An optical assembly that combines the output of mutually incoherent lasers into a multibeam source for transmission into free space was designed, assembled, and tested. This design was motivated by the need for ground-based beacon sources required for broadcasting laser beams to spaceborne, satellite-to-ground free-space optical communications systems. These beacons will provide a pointing and tracking reference for the spaceborne optical communications system and be used to uplink commands and data to the spacecraft. The assembly was field tested by broadcasting the beams through a 0.6-m-aperture telescope over a mountaintop-to-mountaintop 45-km atmospheric path, with receiving sensors located at the other end. The key advantages of the design are the following:

  • Reduction in atmospheric-turbulence-induced irradiance fluctuations, due to incoherent averaging of the overlapping beams in the far field, effectively eliminating or greatly reducing fades experienced by the spaceborne sensor.
  • The distribution of the required optical power among multiple beams, which in some cases allows greater optical throughput without exceeding the damage threshold of optical surfaces and in other cases can help maintain eye-safe irradiance levels at the transmitting aperture.
The schematic shows how Eight Laser Beams are copropagated through a single telescope aperture. The inset shows a photograph of the individual laser spots on the telescope primary mirror. The beams overlap in the far-field and noncoherent averaging causes the atmosphere-induced intensity fluctuations (scintillation) to be eliminated or greatly reduced.

The assembly (see figure) includes four multimode fiber-coupled (62.5-µm core) laser diodes emitting at ~780 nm. The output of each laser is further split into two beams, using multimode fiber-optic splitters. The resulting outputs are each free-space coupled through 11-mm focal length collimators, resulting in an optical power of ~10 mW per beam. The collimated outputs are then aimed radially toward eight right-angled prisms (see figure) arranged symmetrically about the optical axis of an optical train consisting of a positive combining lens, followed by a negative doublet lens, and finally a field lens at the Coudéfocus of the telescope. The telescope focal length used was 25 m. The entire optical assembly was chosen to provide a 123-µrad full-width (100-percent energy) beam divergence that also corresponded to ~42 mm subaperture spots arranged symmetrically on the primary mirror of the transmitting telescope.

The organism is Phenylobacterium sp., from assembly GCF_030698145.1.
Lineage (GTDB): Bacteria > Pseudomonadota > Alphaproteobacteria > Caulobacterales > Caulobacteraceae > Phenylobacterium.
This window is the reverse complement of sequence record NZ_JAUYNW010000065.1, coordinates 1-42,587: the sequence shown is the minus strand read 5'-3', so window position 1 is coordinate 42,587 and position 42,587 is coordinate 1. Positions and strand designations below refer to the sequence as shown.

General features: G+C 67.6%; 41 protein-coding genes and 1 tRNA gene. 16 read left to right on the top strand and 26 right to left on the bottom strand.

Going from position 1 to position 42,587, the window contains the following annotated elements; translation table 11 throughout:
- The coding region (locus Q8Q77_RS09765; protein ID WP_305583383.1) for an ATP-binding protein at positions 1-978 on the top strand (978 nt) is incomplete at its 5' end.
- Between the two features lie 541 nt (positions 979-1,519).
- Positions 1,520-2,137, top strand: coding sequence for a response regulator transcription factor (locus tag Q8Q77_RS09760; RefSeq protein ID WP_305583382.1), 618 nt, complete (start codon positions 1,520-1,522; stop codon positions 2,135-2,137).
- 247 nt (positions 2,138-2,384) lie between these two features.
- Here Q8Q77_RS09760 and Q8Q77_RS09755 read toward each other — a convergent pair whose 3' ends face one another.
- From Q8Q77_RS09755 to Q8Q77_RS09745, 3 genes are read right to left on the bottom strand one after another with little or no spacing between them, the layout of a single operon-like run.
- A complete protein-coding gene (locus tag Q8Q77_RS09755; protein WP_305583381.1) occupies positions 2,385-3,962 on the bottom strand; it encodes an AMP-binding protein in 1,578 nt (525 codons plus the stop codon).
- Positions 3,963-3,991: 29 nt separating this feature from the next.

The inset accompanying figure shows beam spots on the primary mirror. The spot sizes varied between 33 and 48 mm, resulting in a range of beam divergences.

In field tests, the expected reduction in atmospheric-turbulence-induced irradiance fluctuations was ascertained by measuring the normalized variance of the received power. Thus, an observed normalized variance range (also called scintillation index) of 0.8 to 1.3 observed for single beams was reduced to 0.13 to 0.55 upon combining all eight beams. The range of observed normalized variances was recorded over three separate campaigns conducted between June and September of 2000. The observed range of values is attributed to the variations in (1) the extent of beam overlap achieved and (2) variations in atmospheric turbulence over the period of measurements.

This work was done by Malcolm Wright, Abhijit Biswas, Norman Page, and Babak Sanii of Caltech for NASA's Jet Propulsion Laboratory.

In accordance with Public Law 96-517, the contractor has elected to retain title to this invention. Inquiries concerning rights for its commercial use should be addressed to

Intellectual Property group
JPL
Mail Stop 202-233
4800 Oak Grove Drive
Pasadena, CA 91109
(818) 354-2240

Refer to NPO-21119.


This Brief includes a Technical Support Package (TSP).
Multibeam Beacon Laser Assembly

(reference NPO21119) is currently available for download from the TSP library.

Don't have an account? Sign up here.



Photonics Tech Briefs Magazine

This article first appeared in the October, 2001 issue of Photonics Tech Briefs Magazine.

Read more articles from the archives here.